re.sub() backreference bug?

Discussion in 'Python' started by jemminger@gmail.com, Aug 17, 2006.

  1. Guest

    using this code:

    import re
    s = 'HelloWorld19-FooBar'
    s = re.sub(r'([A-Z]+)([A-Z][a-z])', "\1_\2", s)
    s = re.sub(r'([a-z\d])([A-Z])', "\1_\2", s)
    s = re.sub('-', '_', s)
    s = s.lower()
    print "s: %s" % s

    i expect to get:
    hello_world19_foo_bar

    but instead i get:
    hell☺_☻orld19_fo☺_☻ar

    (in case the above doesn't come across the same, it's:
    hellX_Yorld19_foX_Yar, where X is a white smiley face and Y is a black
    smiley face !!)

    is this a bug, or am i doing something wrong?

    tested on
    Python 2.4.1 (#65, Mar 30 2005, 09:13:57) [MSC v.1310 32 bit (Intel)]
    on win32

    and
    Python 2.4.4c0 (#2, Jul 30 2006, 15:43:58) [GCC 4.1.2 20060715
    (prerelease) (Debian 4.1.1-9)] on linux2
    , Aug 17, 2006
    #1
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  2. Tim Chase Guest

    > s = re.sub(r'([A-Z]+)([A-Z][a-z])', "\1_\2", s)
    > s = re.sub(r'([a-z\d])([A-Z])', "\1_\2", s)
    > i expect to get:
    > hello_world19_foo_bar
    >
    > but instead i get:
    > hell☺_☻orld19_fo☺_☻ar



    Looks like you need to be using "raw" strings for your
    replacements as well:

    s = re.sub(r'([A-Z]+)([A-Z][a-z])', r"\1_\2", s)
    s = re.sub(r'([a-z\d])([A-Z])', r"\1_\2", s)

    This should allow the backslashes to be parsed as backslashes,
    not as escape-sequences (which in this case are likely getting
    interpreted as octal numbers)

    -tkc
    Tim Chase, Aug 17, 2006
    #2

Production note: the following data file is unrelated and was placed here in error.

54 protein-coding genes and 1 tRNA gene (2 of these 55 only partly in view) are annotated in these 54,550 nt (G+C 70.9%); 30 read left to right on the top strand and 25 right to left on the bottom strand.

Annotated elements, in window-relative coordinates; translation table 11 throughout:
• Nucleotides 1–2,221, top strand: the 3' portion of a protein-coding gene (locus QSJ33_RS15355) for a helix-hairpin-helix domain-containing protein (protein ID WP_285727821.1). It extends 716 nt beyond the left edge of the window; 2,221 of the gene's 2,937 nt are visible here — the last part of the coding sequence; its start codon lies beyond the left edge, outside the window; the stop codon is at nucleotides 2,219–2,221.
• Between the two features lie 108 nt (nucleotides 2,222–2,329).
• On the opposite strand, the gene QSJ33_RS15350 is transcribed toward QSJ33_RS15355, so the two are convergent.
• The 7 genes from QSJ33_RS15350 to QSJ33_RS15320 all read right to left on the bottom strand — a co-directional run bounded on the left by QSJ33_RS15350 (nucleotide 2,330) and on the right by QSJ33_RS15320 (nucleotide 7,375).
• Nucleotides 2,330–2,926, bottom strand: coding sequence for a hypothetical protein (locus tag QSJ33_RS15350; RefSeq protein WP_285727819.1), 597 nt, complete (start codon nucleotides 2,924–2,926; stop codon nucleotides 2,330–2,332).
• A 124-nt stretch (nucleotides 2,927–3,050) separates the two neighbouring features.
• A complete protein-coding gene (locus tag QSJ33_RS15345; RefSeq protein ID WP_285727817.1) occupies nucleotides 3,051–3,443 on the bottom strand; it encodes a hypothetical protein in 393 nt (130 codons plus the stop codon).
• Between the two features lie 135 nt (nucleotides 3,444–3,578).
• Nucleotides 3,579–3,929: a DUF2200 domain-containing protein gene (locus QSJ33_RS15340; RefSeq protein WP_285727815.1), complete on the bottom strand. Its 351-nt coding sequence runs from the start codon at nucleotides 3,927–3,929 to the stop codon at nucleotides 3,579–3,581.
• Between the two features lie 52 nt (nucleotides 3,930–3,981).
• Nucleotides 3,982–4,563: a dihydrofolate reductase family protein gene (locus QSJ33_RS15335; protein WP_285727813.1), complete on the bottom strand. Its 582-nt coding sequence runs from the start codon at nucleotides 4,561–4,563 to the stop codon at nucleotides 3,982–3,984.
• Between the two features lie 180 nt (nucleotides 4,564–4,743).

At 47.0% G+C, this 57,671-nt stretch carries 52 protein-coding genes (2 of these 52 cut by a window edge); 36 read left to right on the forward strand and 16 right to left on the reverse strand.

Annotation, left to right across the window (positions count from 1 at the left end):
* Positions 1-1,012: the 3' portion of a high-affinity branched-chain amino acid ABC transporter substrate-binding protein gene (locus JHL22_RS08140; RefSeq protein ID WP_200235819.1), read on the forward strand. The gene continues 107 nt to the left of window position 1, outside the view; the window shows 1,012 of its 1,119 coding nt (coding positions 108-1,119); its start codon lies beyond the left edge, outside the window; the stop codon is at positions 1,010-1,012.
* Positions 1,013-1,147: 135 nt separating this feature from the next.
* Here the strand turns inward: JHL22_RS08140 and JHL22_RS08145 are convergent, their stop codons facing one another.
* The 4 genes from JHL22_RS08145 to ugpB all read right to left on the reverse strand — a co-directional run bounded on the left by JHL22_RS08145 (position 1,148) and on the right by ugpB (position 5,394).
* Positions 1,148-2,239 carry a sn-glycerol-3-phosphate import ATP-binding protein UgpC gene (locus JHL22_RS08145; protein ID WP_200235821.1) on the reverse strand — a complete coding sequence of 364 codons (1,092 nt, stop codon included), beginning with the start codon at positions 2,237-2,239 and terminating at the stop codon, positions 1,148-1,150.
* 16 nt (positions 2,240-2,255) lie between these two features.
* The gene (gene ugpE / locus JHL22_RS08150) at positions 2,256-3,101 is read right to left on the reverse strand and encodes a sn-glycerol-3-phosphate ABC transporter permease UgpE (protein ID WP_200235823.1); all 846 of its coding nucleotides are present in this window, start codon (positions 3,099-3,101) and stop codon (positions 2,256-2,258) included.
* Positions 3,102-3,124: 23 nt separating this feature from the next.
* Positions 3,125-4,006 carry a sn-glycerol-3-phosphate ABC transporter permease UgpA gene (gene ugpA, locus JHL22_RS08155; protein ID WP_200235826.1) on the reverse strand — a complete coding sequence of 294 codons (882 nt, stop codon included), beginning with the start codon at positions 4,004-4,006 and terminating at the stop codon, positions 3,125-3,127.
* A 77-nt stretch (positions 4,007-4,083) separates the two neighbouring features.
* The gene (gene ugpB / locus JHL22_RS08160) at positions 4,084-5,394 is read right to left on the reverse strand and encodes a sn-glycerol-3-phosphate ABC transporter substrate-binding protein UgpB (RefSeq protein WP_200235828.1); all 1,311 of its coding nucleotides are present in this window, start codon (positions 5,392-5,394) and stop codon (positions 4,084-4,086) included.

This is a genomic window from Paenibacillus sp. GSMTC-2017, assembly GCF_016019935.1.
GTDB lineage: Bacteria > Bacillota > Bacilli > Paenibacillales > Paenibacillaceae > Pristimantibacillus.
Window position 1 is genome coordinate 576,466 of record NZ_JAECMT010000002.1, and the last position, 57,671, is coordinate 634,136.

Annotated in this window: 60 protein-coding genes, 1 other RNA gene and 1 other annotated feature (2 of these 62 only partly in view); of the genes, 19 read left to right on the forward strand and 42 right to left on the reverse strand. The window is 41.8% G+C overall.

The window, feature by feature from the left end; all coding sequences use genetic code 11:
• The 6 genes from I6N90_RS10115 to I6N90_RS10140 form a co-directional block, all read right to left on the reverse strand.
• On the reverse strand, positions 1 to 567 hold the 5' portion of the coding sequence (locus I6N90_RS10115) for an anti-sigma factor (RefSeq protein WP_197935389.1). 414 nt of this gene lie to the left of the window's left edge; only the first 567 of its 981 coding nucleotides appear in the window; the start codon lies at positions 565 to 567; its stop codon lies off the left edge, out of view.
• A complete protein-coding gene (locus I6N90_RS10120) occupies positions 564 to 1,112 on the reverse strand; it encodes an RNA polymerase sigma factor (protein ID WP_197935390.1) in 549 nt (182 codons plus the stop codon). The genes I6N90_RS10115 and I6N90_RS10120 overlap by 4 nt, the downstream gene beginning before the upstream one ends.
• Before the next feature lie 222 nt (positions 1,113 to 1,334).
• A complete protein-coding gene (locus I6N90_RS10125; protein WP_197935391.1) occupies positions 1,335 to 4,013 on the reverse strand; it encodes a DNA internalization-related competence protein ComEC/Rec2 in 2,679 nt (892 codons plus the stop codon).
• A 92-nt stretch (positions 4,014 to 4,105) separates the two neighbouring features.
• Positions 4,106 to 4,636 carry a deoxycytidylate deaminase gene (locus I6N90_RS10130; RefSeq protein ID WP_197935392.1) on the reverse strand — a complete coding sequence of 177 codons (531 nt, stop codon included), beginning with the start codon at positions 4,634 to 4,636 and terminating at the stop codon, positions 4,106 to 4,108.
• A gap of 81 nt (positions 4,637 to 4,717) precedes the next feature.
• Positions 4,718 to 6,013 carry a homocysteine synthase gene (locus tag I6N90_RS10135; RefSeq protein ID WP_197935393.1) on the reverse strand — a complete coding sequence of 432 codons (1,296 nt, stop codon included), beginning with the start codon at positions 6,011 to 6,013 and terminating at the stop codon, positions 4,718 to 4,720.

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  3. John Machin Guest

    wrote:
    > using this code:
    >
    > import re
    > s = 'HelloWorld19-FooBar'
    > s = re.sub(r'([A-Z]+)([A-Z][a-z])', "\1_\2", s)
    > s = re.sub(r'([a-z\d])([A-Z])', "\1_\2", s)
    > s = re.sub('-', '_', s)
    > s = s.lower()
    > print "s: %s" % s
    >
    > i expect to get:
    > hello_world19_foo_bar
    >
    > but instead i get:
    > hell☺_☻orld19_fo☺_☻ar
    >
    > (in case the above doesn't come across the same, it's:
    > hellX_Yorld19_foX_Yar, where X is a white smiley face and Y is a black
    > smiley face !!)
    >
    > is this a bug, or am i doing something wrong?
    >


    Tim's given you the solution to the problem: with the re module,
    *always* use raw strings in regexes and substitution strings.

    Here's a simple diagnostic tool that you can use when the visual
    presentation of a result leaves you wondering [did you get smiley faces
    on Windows in IDLE? on Linux?]:

    |>>> print repr(s)
    'hell\x01_\x02orld19_fo\x01_\x02ar'
    |>>> print "s: %r" % s
    s: 'hell\x01_\x02orld19_fo\x01_\x02ar'

    HTH,
    John
    John Machin, Aug 18, 2006
    #3
  4. Tim Chase Guest

    > Tim's given you the solution to the problem: with the re module,
    > *always* use raw strings in regexes and substitution strings.



    "always" is so...um...carved in stone. One can forego using raw
    strings if one prefers having one's strings looked like they were
    trampled by a stampede of creatures with backslash-shaped hooves...

    uh...yeah...stick with raw strings. :)

    -tkc
    Tim Chase, Aug 18, 2006
    #4
  5. thanks - that's the trick.

    On 8/17/06, Tim Chase <> wrote:
    > Looks like you need to be using "raw" strings for your
    > replacements as well:
    >
    > s = re.sub(r'([A-Z]+)([A-Z][a-z])', r"\1_\2", s)
    > s = re.sub(r'([a-z\d])([A-Z])', r"\1_\2", s)
    >
    > This should allow the backslashes to be parsed as backslashes,
    > not as escape-sequences (which in this case are likely getting
    > interpreted as octal numbers)
    >
    > -tkc
    >
    jeff emminger, Aug 18, 2006
    #5
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